As global competition among cities grows, there is a stronger need for libraries—not as book repositories, but as learning centers for today’s knowledge economy. Yet in an age where computers and tablets are jumping ahead of books, how can public libraries best leverage technology to better serve their communities’ residents?
It’s an integral question for libraries across the nation. In Chicago, the Chicago Public Library (CPL) has been working on an answer at a rapid pace. Through its innovative new programs and services, CPL is helping redefine what modern learning centers look like—and what libraries are capable of in the 21st century.
Moving Cities Forward
A recent study of worldwide library systems out of Germany’s University of Düsseldorf notes that in the knowledge economy, a city’s flows of information, capital, and power are just as or more important than physical spaces. Thus, successful libraries aren’t just buildings—they are hubs of knowledge where residents have the ability to access those flows and build skills needed in a globalized world.
Brian Bannon, CPL’s Commissioner, is fully aware of this. “We're positioning Chicago as a leader in social innovation and modeling how libraries can help move cities forward in the knowledge economy,” Bannon said in a recent interview. “A library should be a Petri dish for ideas to collide. Looking five years out, I'd like this to be an organization that has offered the right kind of services for the community we live in, with a modern way of responding to change.”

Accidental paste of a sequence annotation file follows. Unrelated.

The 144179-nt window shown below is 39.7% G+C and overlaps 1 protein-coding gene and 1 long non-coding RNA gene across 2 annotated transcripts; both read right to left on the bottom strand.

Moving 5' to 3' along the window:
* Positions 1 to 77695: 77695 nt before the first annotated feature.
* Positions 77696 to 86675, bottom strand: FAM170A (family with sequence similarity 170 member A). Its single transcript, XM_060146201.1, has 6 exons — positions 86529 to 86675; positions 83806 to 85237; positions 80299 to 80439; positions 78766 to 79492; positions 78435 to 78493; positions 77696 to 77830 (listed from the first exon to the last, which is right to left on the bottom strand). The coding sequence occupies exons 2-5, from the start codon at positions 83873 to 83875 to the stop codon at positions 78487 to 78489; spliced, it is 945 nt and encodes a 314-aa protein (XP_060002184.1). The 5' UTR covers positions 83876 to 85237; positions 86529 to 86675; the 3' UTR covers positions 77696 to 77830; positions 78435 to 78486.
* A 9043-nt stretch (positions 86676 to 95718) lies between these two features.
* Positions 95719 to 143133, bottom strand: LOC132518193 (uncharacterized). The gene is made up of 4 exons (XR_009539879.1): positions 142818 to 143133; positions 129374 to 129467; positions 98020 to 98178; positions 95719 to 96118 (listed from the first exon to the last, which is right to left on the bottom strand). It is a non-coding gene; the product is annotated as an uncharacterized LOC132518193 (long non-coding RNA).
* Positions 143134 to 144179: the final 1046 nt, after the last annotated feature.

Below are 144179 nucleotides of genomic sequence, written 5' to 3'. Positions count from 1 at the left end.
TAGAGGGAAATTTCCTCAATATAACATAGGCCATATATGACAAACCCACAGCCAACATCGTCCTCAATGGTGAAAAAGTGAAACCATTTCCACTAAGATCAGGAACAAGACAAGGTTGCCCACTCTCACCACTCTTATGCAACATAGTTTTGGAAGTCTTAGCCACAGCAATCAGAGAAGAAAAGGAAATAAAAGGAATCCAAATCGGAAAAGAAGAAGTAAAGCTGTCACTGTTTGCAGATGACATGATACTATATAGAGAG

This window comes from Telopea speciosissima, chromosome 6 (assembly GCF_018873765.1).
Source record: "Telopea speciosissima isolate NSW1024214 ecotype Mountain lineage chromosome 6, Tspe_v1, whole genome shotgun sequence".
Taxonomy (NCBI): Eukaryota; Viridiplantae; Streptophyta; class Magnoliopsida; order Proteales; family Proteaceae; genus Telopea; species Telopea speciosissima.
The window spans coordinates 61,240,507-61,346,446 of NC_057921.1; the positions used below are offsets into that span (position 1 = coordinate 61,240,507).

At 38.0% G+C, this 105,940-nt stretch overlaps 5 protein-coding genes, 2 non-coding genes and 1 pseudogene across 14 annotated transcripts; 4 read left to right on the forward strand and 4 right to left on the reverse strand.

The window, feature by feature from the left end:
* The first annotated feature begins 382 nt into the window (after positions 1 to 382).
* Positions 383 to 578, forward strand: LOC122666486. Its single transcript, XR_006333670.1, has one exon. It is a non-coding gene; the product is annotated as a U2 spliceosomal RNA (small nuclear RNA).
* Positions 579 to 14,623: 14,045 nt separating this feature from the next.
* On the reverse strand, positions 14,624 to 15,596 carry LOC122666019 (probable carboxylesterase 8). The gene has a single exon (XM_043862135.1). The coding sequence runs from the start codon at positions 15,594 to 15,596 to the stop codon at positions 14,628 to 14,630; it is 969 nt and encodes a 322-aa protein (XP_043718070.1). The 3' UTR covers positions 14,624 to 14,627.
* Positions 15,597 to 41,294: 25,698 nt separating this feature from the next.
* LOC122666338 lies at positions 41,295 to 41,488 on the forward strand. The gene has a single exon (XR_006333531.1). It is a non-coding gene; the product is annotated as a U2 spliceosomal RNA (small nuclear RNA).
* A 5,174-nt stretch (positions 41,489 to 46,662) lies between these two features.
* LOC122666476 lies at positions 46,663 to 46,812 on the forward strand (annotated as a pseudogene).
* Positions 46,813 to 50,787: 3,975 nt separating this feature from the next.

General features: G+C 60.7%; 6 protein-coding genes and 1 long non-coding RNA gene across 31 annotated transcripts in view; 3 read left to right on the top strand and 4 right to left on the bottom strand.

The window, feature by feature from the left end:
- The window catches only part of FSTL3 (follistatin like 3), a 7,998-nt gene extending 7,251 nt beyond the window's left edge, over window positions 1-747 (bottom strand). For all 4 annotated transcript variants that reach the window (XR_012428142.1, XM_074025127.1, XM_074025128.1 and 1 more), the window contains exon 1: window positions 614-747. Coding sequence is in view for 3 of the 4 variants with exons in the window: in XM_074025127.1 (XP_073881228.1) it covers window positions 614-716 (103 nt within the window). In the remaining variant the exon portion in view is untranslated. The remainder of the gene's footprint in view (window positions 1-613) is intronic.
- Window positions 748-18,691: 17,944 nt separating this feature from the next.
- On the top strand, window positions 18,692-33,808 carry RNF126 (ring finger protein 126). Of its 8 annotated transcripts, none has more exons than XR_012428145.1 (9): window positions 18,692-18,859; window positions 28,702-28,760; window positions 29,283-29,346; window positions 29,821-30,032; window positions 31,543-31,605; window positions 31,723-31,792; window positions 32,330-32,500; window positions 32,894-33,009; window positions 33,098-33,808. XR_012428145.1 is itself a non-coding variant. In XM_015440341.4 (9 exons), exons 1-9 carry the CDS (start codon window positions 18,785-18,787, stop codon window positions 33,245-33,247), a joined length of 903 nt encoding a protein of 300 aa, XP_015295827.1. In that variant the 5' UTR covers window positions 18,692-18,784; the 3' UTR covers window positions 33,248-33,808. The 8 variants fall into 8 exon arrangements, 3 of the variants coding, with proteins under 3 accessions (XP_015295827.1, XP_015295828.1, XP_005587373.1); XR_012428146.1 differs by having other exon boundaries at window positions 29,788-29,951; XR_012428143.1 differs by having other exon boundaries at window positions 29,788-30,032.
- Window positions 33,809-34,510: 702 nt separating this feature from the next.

In the knowledge economy, a city’s flows of information, capital, and power are just as or more important than physical spaces.
Bannon, formerly Chief Information Officer at the San Francisco Public Library, came to Chicago in March 2012. A librarian first, techie second, Bannon views his department’s tech-related initiatives as means, not ends; they are tools that offer information and skills that lead to positive outcomes for residents. This can be seen in the resident-facing programs that have started or expanded during his tenure.
For example, YOUmedia, a digital learning program for teens, connects young adults to interactive media tools, mentors, and institutions throughout the city. While currently offered at five libraries, CPL recently announced a major expansion. YOUmedia offers learning opportunities such as the Innovation Lab—which provides both youth and adults with introductions to 3D software, 3D printers, and laser cutting—and has recently struck up a partnership with Girls Who Code, which offers sessions that bolster young women’s skills in analytics and programming.
Another program is CPL’s Homework Help, which offers on-site and online tutoring to students across the city. Mango Languages, meanwhile, provides online English as a Second Language (ESL) tutorials for any Chicago adult or child with a library card.
There’s a unique commonality threading these programs together: they straddle both physical and digital space to help make the library a versatile learning and knowledge hub. In part because of these key services, CPL has been ranked the top public library system in the United States, and third best globally, in the University of Düsseldorf’s study.